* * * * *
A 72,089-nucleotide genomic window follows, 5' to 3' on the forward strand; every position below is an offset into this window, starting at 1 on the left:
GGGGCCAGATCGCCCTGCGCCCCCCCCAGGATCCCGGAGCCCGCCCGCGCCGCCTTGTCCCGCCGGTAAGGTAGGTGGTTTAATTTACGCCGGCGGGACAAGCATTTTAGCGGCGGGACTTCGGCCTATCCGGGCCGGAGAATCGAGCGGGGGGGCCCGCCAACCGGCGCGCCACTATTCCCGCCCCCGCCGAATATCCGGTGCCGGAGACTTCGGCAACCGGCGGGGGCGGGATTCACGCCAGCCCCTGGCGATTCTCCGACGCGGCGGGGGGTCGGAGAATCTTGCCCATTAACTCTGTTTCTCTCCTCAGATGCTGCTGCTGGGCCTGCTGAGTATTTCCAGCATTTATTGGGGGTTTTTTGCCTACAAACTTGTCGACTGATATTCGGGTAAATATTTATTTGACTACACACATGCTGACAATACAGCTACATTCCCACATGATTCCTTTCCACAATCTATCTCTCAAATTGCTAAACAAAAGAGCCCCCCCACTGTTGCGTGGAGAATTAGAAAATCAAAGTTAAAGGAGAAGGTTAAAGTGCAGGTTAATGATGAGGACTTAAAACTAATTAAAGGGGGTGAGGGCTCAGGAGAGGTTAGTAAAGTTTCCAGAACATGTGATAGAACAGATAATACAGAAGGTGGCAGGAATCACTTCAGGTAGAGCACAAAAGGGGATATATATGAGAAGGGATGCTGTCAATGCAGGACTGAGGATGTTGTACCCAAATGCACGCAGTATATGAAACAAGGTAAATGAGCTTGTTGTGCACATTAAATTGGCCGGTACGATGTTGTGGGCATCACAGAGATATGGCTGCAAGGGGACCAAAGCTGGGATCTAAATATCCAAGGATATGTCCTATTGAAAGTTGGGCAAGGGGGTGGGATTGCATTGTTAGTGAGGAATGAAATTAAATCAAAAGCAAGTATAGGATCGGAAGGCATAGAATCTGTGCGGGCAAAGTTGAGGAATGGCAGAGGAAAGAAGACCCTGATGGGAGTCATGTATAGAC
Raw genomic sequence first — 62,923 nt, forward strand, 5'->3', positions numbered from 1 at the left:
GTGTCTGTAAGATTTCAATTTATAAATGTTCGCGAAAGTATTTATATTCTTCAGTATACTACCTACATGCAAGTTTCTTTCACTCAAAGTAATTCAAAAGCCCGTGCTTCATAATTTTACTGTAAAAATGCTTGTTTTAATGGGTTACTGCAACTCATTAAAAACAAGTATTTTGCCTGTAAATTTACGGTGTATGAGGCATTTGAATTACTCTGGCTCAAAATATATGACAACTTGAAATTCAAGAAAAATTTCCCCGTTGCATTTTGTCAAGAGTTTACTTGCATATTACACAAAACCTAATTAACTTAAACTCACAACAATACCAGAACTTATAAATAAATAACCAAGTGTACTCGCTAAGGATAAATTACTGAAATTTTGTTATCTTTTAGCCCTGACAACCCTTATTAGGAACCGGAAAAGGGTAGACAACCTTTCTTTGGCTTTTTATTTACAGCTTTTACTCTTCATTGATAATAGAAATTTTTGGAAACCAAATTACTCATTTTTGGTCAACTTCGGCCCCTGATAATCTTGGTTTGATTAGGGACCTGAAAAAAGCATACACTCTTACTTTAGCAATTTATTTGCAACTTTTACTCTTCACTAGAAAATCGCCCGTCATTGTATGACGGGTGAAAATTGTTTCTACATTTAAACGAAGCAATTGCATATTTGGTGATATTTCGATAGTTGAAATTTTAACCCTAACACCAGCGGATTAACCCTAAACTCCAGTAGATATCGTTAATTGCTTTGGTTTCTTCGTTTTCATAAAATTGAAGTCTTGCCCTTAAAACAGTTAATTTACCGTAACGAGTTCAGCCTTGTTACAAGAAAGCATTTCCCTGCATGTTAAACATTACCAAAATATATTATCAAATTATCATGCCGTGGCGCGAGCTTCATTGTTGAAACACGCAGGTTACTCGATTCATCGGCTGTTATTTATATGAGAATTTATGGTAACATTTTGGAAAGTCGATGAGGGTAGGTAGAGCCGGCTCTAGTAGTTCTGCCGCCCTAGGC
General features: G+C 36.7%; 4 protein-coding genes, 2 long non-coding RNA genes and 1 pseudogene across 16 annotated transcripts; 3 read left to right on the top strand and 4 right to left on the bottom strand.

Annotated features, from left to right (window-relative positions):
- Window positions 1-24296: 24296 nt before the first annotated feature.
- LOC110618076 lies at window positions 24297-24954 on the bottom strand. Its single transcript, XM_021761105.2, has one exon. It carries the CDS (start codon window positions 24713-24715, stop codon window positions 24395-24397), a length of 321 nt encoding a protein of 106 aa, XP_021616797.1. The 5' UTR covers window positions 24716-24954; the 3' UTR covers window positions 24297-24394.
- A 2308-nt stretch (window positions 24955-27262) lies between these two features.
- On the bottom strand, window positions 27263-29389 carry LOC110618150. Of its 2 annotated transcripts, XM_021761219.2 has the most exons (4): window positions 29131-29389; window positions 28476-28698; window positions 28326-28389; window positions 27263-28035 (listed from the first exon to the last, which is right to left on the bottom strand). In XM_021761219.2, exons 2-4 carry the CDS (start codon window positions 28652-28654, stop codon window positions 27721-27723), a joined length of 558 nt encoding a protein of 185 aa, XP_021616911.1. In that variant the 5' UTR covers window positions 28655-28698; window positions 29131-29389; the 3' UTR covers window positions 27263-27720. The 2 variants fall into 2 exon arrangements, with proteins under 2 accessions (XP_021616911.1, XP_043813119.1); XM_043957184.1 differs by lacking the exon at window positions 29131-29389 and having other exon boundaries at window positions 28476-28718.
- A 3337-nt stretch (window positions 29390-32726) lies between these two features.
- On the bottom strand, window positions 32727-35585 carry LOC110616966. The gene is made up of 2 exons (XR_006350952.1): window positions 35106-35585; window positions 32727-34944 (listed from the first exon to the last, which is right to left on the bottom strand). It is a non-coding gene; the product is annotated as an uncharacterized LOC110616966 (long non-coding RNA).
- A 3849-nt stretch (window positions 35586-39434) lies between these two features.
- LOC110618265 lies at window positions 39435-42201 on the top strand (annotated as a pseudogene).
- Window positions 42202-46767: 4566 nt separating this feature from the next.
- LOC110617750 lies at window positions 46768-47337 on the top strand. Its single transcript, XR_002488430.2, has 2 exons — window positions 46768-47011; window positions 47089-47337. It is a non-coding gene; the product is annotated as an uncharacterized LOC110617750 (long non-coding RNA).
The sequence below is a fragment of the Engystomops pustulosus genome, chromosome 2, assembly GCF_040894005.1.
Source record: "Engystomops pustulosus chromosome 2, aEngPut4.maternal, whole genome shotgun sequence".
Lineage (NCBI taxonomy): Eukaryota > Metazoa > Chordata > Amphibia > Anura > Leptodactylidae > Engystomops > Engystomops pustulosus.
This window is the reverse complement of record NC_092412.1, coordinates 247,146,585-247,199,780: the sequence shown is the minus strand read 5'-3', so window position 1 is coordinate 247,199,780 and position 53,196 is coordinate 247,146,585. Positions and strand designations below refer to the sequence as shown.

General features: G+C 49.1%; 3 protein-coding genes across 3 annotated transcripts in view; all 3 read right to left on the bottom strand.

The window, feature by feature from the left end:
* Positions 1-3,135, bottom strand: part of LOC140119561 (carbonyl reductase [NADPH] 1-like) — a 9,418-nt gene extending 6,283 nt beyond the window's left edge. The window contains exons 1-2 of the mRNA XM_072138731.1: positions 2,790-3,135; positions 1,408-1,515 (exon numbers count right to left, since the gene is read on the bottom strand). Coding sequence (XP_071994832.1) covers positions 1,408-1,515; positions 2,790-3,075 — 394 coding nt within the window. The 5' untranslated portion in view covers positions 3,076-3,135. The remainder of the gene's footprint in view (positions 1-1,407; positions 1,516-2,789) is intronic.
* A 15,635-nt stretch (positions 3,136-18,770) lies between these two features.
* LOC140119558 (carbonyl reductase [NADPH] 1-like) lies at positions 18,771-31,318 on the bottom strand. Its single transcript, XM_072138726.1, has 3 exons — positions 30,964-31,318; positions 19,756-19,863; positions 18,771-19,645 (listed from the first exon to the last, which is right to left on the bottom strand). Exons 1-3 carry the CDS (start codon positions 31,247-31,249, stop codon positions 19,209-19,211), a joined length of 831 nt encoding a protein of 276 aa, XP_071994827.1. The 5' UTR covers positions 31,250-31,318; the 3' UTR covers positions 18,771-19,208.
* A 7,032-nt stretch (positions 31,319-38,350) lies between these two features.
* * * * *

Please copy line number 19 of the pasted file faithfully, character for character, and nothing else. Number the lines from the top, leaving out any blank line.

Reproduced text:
Lineage (NCBI taxonomy): Eukaryota > Metazoa > Chordata > Amphibia > Anura > Leptodactylidae > Engystomops > Engystomops pustulosus.